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It is during the month of November that the Church meditates on the Communion of Saints, which is the link with the faithful who have already reached heaven (the Church Triumphant), the faithful departed who are still expiating their sins in Purgatory (the Church Suffering) and of the pilgrim faithful still here on earth (the Church Militant). As Pope St. Paul VI describes it in his Credo of the People of God: We believe in the communion of all the faithful of Christ, those who are pilgrims on earth, the dead who are being purified, and the blessed in heaven, all together forming one Church; and we believe that in this communion, the merciful love of God and his saints is always [attentive] to our prayers (CCC, 962).

On the 1st of November, The Church celebrates the Solemnity of All Saints, honoring all those faithful in heaven, the known and unknown saints. November 2nd is the Commemoration of All the Faithful Departed (All Souls Day), a day set aside to pray for all the dead. All Souls Day shifts the Church’s focus on praying for the Faithful Departed throughout November. The need and duty of prayer for the dead has been acknowledged by the Church.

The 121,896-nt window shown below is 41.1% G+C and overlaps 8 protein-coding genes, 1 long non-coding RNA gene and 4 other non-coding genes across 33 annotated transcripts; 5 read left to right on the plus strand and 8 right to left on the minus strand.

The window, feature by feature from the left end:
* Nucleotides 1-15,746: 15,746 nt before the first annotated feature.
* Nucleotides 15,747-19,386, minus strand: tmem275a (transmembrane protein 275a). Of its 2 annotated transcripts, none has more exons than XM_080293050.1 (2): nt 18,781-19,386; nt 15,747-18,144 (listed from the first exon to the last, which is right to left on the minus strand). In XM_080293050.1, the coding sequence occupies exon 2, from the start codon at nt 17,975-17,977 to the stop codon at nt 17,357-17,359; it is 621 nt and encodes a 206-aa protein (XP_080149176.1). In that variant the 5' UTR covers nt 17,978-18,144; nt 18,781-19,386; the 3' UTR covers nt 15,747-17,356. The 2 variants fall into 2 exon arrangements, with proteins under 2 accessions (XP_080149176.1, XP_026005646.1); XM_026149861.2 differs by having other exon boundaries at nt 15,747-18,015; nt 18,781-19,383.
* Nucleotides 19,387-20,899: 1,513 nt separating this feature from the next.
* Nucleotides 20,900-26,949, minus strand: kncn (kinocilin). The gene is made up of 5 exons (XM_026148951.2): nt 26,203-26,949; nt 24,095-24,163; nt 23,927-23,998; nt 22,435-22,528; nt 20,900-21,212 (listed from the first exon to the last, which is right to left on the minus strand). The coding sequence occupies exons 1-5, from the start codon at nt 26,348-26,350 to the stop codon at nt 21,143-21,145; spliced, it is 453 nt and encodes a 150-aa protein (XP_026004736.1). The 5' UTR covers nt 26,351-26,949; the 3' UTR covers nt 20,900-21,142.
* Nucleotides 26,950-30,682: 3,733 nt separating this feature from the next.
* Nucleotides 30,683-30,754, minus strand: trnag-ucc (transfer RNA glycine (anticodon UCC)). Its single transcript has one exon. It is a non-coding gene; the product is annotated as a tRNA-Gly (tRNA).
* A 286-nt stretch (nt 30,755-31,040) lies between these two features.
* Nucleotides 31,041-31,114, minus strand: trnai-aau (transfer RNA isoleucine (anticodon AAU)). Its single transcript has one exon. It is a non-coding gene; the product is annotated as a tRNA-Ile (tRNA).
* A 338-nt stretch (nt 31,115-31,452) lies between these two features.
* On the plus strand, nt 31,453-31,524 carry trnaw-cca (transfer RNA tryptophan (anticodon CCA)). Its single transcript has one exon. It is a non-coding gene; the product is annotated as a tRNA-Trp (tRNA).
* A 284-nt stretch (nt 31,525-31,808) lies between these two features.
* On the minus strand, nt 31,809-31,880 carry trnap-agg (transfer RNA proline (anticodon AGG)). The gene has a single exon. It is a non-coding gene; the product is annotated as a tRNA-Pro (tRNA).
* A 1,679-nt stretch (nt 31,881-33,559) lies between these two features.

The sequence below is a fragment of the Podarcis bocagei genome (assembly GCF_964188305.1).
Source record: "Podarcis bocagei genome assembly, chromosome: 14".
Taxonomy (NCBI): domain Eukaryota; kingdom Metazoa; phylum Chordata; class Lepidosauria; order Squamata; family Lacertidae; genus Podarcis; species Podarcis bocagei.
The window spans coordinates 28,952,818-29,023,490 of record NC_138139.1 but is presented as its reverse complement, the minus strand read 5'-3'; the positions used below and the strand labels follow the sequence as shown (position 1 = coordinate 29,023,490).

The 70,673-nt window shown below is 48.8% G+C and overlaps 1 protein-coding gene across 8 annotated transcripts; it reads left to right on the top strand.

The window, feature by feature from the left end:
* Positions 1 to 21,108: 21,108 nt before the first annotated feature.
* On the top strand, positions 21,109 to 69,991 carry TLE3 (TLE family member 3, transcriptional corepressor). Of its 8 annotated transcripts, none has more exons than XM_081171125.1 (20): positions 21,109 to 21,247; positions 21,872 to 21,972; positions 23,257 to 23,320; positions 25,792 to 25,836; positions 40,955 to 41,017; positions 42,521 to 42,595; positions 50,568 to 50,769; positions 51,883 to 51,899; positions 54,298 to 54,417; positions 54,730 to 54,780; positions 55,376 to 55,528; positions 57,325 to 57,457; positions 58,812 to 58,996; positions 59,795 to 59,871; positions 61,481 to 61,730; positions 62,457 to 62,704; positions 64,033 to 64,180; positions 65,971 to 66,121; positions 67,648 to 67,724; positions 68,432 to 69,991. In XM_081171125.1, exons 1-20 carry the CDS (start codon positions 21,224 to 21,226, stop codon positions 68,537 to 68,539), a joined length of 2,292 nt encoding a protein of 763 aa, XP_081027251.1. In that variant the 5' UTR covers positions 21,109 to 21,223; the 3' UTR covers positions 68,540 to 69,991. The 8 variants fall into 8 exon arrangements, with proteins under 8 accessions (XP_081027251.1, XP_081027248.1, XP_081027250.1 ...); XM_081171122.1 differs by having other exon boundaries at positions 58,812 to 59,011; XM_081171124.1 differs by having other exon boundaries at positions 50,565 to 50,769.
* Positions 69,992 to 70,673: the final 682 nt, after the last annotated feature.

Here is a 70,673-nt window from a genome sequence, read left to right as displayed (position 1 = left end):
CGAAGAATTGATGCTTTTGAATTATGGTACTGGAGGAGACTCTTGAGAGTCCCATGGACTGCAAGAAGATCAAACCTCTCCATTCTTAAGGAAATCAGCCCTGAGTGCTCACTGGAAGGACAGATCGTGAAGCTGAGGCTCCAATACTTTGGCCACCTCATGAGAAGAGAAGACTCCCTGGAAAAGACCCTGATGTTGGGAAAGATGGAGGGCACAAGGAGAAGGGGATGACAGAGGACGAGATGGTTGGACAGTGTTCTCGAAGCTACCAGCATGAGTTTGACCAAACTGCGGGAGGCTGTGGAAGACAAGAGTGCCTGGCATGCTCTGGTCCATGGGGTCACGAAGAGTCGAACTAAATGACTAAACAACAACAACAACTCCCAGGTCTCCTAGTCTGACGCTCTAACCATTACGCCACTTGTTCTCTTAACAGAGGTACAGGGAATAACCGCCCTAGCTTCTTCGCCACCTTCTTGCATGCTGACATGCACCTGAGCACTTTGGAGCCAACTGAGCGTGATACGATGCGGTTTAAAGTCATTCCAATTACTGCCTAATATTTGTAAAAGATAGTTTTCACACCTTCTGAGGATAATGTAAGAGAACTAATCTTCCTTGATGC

It is recommended in the Scriptures of the Old Testament: “It is therefore a holy and pious thought to pray for the dead. Thus, he made atonement for the dead that they be absolved from their sins.” (Macc. 12: 45). This duty is expressed in public and private prayers but especially in the offering of the Holy Sacrifice of the Mass. The prayers are particularly directed for the souls who are being purified in Purgatory, waiting for the day when they will join the saints in Heaven.

The celebration of Mass is the highest means the Church can provide for charity for the dead, but we can also relieve their sufferings through our prayers, our sufferings, and our penances. We can particularly help the Poor Souls by doing acts and prayers that indulgences attached to them.

Father McCarthy